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  1. #1
    sdwinder is offline Member
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    Default Problem with class instances

    I always run into this problem for almost every single java program I write, and to this day I do not know what is wrong.

    As an example, lets pretend im doing a binary search tree, I have the BST class seperate from my Main class.

    The main class has certain numbers already saved, so what the main class does, is it creates an instance of the BST class called Root ( The bst class has a data field, and 2 BST instances itself, like a linked list, one for the left child, and one for the right child, so thats all set)

    Now, what the Main class does, is it takes a single int value, and passes it into a method in the Main class called addValue().

    addValue then uses an algorithm for binary search trees to add the value to the BST.

    The problem I am running into is, that even tough an instance of the BST class exists in the main method of the main class, the addValue method in the main class cannot access it

    Main method has something like this

    BST root = new BST(); ( BST being a class)

    Then the addValue method takes the value "x" that it has been passed and attempts to do this.

    int value = x;
    root.data=value (data is an int field in the BST class)


    And basically it tells me that it has no idea what root is....Is this a limitation of java or what?

  2. #2
    Fubarable's Avatar
    Fubarable is offline Moderator
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    Quote Originally Posted by sdwinder View Post
    And basically it tells me that it has no idea what root is....Is this a limitation of java or what?
    No, I'm afraid it's a limitation in your understanding of Java, and that's OK because we all have to start from somewhere, and this can be fixed with study. Java will only do what it's told to do. Likely you have a scoping issue, but without code, who knows?

  3. #3
    sdwinder is offline Member
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    OK well here is a sample piece of code that described my current issue.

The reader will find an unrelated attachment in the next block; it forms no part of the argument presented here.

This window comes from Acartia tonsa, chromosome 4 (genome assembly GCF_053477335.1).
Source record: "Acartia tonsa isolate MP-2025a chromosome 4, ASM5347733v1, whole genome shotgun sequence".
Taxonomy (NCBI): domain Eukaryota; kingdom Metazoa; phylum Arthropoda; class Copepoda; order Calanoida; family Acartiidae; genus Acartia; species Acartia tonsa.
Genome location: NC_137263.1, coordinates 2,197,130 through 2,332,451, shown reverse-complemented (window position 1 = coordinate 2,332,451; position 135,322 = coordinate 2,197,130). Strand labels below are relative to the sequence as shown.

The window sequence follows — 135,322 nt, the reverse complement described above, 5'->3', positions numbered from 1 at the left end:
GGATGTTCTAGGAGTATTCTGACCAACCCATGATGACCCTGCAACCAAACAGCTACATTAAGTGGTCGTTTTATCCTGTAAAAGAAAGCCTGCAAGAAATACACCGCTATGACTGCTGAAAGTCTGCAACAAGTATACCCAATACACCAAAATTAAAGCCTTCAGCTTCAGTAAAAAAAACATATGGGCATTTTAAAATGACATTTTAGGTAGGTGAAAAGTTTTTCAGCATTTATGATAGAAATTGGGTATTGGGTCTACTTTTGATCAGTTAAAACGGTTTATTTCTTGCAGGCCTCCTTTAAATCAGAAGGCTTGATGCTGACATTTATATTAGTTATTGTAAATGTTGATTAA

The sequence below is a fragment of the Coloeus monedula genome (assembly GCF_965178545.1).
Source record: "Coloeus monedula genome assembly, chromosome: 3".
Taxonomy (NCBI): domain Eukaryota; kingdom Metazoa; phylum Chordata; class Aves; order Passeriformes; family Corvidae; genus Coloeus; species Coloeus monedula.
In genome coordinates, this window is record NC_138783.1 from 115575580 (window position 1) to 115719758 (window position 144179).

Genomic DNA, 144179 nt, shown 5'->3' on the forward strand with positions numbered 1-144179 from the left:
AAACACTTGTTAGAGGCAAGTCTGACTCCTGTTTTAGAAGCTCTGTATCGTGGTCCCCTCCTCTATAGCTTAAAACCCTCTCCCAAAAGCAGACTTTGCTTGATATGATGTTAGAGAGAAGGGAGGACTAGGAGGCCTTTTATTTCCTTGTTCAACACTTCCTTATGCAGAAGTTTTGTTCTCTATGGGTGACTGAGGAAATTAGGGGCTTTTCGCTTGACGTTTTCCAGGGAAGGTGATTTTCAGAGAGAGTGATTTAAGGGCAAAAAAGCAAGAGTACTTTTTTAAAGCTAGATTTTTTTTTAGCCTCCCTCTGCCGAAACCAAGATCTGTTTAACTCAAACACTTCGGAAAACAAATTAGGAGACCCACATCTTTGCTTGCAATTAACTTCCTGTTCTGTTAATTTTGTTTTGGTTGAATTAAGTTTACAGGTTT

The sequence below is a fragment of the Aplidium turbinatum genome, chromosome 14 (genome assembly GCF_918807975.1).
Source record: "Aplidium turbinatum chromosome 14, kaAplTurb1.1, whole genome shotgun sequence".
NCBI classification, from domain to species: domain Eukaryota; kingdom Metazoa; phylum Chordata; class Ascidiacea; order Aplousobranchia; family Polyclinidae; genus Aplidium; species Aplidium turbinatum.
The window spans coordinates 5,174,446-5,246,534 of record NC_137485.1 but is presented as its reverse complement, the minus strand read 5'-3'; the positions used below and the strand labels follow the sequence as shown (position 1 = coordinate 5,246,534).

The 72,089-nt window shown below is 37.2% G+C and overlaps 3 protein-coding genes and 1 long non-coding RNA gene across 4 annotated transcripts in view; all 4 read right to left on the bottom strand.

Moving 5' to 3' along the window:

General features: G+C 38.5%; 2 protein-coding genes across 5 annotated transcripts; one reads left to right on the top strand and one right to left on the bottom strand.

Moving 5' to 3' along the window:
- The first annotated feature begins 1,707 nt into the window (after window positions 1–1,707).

Java Code:
    public class BST {
    	public static void main(String args[]){
    		Treenode bst = new Treenode();
    
                    addValue(5);
    
              }
    
           public static void addValue(int x){
           
           int input = x;
           bst.data=input;  // this is where it says bst cannot be resolved
    }
    
    class Treenode{
             int data;
    	Treenode left;
    	Treenode right;

  4. #4
    Fubarable's Avatar
    Fubarable is offline Moderator
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    Default

    exactly as I thought: you have a scoping issue Your bst variable is declared and initialized within the main method and is visible only within the main method. If you want it visible outside of main, it must be declared outside of main, or pass bst as a parameter of the method. Don't worry, as you get more familiar with Java, you'll have less of these problems. Just don't blame the language for this.

  5. #5
    sdwinder is offline Member
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    oh no, not blaming the language, just wanted to make sure it wasnt language related, like i was doing something that java does do, i figured it would be something along those lines, if i make a separate method that pretty much solely creates an instance of the class, can i just leave it at that and be able to modify it and use it with other methods in that class? or will it be onlu usable by the method that created it.

  6. #6
    Fubarable's Avatar
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    Default

    For instance:
    Java Code:
    public class Spam {
      private Baz bazField;
      
      public Spam() {
        Baz bazLocalVariable = new Baz();
        bazField = new Baz();
        
        addToBazFieldData(5);
        addToBazLocalVarData(5);
      }
      
      // this works becase bazField was declared in the class and is
      // visible throughout the class
      public void addToBazFieldData(int number) {
        int data = bazField.getData() + number;
        bazField.setData(data);
      }
      
      // this won't work since bazLocalVariable is only visible in 
      // the BST constructor
      public void addToBazLocalVarData(int number) {
        int data = bazLocalVariable.getData() + number;
        bazLocalVariable.setData(data);
      }
    }
    
    class Baz {
      private int data;
      public int getData() {
        return data;
      }
      public void setData(int data) {
        this.data = data;
      }
    }

  7. #7
    sdwinder is offline Member
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    ahhhh i understand now thank you, I assume that this same concept works in the main class, where i would be able to declare the bazfield variable before the main method inside the main class and be able to see it everywhere inside the main class.

  8. #8
    literallyjer is offline Member
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    Quote Originally Posted by sdwinder View Post
    ahhhh i understand now thank you, I assume that this same concept works in the main class, where i would be able to declare the bazfield variable before the main method inside the main class and be able to see it everywhere inside the main class.
    That is not completely true. The main method is a static method, which means that it has slightly different rules than a non-static method. Ignoring static methods, what Fubarable said is true. However, a static method cannot access non-static instance variables, and therefore you would need to mark every instance variable static. However, doing so is bad practice due to the nature of static methods/variables.

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